Caltech Question of the Month: If a lightbulb were one light-year away, how many watts would it have to be for us the see it with the naked eye?
Submitted by R. Anderson of Pomona, California, and answered by Dr. George Djorgovski, Professor of Astronomy
Star brightness is measured on a magnitude scale. The higher the magnitude, the less bright the object is. For example, Jupiter shines at about -2.5 in the night sky. The dimmest naked-eye object that we can see in the night sky (assuming we are looking someplace where it is dark, i.e., not Los Angeles) is 6th magnitude. Therefore, for the light from a lightbulb one light-year away to be 6th magnitude when it reaches Earth, the bulb would have to emit 10^27 watts of power. That is a billion, billion, billion watts.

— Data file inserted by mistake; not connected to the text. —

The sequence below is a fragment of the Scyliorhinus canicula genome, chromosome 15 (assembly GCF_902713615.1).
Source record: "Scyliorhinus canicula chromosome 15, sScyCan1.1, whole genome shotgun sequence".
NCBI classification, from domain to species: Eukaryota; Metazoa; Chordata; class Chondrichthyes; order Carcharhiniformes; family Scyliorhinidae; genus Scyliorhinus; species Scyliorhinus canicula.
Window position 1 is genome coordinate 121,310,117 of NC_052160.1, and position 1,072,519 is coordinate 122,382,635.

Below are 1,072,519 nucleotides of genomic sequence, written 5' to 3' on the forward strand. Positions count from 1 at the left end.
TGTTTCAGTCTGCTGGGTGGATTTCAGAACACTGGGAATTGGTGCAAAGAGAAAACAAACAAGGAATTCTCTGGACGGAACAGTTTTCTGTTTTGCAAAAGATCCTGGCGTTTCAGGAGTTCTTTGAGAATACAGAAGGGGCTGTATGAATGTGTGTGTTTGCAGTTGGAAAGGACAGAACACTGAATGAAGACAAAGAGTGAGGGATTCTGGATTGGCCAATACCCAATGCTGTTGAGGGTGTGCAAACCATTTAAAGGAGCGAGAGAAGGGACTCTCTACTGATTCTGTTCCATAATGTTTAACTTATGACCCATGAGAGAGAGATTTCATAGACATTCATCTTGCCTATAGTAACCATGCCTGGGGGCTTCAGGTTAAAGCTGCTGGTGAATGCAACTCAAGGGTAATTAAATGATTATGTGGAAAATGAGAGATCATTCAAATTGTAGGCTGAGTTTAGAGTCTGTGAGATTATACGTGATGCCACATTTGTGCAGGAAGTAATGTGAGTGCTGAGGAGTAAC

Meanwhile, the faintest objects we can see with the Hubble Space Telescope, or the 10-meter Keck Telescopes are a few billion times fainter than what an unaided human eye (with a good vision) can see. While even these telescopes would not allow us to see a regular lightbulb placed one light-year away, they could easily detect a lightbulb on the Moon.